I’ve got mixed feelings about the packaging for this release but since this isn’t the final packaging for it I’m not sure how much of an issue I want to make out of it. It is final in the sense that this is it and I’ve got what was released to retail, but at the end of the run there will be the box that it all goes in and the issues with the digipak become a non-issue. Essentially, the standalone digipak is good overall but without any kind of closure on it or way to latch it shut, it feels incomplete and prone to problems, such as the coupon falling out of it constantly or discs sliding out. The front artwork for this set has a new shot of the Scopedog that Chirico uses for a lot of this arc and it’s once again set in front of a flame filled background along with the technology. This is one of the weaker looking versions of the Scopedogs but then again these suits aren’t exactly made to be slick looking. Each set is marked by both a stage number and what particular area it takes place in. The back cover has a strip of shots from the show down along the left while the space to the right provides a few choice quotes and information about the creators as well as a decent summary paragraph for it. The discs features are clearly listed though the technical information is a bit hard to find in the fine print below. The digipak opens to provide to plastic trays where the discs reside and other than the coupon that’s it.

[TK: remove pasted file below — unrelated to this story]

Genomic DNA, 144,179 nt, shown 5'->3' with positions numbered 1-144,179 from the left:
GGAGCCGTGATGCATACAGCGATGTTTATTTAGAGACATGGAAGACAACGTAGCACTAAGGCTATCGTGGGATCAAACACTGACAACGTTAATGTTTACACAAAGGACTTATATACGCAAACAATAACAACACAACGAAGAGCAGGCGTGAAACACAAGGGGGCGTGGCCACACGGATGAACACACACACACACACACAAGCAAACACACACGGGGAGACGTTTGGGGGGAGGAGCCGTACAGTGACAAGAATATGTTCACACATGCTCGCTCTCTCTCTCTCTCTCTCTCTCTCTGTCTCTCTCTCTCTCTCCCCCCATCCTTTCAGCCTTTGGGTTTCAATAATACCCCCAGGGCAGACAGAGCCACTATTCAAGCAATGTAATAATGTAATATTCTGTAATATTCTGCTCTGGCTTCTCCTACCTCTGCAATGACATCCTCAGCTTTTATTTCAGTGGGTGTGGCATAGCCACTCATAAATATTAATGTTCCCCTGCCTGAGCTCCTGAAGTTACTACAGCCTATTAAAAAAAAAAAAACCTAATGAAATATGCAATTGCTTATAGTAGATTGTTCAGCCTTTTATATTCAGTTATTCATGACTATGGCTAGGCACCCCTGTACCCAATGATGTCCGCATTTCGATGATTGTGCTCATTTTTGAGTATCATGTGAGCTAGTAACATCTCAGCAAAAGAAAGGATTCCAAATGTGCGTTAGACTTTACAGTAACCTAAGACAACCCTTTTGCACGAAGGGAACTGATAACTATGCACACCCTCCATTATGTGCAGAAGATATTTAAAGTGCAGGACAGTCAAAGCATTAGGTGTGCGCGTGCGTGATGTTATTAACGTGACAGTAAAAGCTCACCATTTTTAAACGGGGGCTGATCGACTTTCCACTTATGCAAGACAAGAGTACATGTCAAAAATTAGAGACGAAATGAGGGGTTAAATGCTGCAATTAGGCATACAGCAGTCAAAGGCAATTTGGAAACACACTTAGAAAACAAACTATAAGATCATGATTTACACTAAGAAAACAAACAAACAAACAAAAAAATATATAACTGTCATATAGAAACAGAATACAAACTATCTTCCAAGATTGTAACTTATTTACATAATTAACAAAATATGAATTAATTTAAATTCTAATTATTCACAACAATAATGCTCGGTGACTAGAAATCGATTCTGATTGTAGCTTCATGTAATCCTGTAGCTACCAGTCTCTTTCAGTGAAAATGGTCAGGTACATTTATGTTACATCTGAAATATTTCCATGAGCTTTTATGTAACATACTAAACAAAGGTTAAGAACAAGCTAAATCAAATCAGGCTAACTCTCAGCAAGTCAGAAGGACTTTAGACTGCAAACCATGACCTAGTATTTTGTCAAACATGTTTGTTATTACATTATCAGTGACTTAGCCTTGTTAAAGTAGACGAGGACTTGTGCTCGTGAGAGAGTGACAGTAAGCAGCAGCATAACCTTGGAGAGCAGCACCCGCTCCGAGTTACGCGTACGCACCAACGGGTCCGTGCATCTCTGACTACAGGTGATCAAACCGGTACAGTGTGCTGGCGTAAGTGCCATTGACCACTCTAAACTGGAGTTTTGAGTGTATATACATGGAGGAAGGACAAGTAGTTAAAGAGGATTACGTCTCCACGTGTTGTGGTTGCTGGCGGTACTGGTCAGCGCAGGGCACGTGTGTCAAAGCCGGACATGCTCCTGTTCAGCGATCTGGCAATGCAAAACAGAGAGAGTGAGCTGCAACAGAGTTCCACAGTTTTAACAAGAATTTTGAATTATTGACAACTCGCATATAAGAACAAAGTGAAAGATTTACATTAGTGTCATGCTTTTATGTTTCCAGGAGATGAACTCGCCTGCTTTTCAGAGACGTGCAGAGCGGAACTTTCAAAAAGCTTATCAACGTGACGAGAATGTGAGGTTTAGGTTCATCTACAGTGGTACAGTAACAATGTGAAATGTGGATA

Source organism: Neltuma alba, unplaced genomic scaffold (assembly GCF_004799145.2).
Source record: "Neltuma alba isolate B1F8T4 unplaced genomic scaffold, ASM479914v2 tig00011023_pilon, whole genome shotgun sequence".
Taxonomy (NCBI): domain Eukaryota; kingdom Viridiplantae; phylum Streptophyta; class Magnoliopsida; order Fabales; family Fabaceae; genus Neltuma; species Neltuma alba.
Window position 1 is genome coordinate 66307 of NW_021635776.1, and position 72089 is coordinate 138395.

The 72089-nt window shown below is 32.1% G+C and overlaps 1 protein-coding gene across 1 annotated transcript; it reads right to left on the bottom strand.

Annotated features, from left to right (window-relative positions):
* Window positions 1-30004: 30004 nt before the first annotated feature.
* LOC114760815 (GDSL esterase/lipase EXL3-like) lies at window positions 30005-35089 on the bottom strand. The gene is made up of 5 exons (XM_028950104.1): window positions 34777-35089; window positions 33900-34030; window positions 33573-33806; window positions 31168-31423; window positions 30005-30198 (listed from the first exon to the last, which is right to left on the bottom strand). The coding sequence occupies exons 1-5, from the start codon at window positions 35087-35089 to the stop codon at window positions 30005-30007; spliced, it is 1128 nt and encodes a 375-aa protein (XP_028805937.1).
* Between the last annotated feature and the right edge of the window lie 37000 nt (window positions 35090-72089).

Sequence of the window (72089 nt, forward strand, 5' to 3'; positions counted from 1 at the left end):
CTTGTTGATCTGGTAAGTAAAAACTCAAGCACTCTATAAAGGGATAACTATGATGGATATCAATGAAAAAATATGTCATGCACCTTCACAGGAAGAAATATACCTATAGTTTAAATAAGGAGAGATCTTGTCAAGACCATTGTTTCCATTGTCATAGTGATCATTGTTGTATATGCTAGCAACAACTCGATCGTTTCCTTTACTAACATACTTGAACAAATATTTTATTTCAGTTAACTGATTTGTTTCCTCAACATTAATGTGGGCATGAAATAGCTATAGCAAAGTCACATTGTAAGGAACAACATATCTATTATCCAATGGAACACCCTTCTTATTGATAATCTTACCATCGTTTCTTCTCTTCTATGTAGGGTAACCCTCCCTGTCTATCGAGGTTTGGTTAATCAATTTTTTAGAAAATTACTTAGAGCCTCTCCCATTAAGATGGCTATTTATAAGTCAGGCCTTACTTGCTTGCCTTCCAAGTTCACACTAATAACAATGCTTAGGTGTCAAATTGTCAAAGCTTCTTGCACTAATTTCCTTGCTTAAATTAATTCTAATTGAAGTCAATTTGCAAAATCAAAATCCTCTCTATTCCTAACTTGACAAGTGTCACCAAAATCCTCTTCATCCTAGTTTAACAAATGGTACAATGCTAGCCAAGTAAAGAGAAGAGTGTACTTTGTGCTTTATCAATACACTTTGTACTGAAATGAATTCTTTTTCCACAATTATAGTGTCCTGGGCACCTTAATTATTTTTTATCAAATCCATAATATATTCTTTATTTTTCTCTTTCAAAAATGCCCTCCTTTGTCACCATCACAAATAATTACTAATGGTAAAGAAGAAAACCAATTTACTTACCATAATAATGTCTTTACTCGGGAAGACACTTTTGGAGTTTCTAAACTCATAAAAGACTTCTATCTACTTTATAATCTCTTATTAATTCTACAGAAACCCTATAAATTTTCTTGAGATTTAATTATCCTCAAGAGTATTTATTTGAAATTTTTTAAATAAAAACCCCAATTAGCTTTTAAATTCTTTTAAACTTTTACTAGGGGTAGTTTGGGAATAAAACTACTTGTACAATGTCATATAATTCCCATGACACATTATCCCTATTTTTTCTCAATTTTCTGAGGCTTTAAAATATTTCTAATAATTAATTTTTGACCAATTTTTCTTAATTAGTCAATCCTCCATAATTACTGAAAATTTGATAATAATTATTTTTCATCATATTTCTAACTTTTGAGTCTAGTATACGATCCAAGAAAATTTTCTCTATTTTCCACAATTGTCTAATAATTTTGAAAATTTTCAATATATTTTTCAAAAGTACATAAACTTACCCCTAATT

The menu layout is nicely done with the top and right side having line artwork of the Scopedogs where the top has the logo and the right side has the standard navigation section that we see on most CPM releases. The rest of the menu is given over to a series of animated clips under a grid overlay that looks nicely done as almost a minute’s worth of vocal music plays along to it. It’s certainly far better than what we got with the NuTech releases and it’s all nicely in theme here between font and layout. Access times are nice and fast and with there being only one language available here, player presets are pretty much moot.


Content: (please note that content portions of a review may contain spoilers)
The last thirteen episodes of the series make up this fourth and final arc in the VOTOMS series as Chirico heads to the planet Quent in order to find out what his real history is all about. After getting hints that he’ll find all the answers he needs there during his time on and around Sunsa, he and Fyana make their way off there after escaping from the various forces that were staging in Sunsa. We saw some of how that journey went in the last volume and get a brief flashback to it here as well but it’s the time on Quent where the show spends most of its time now.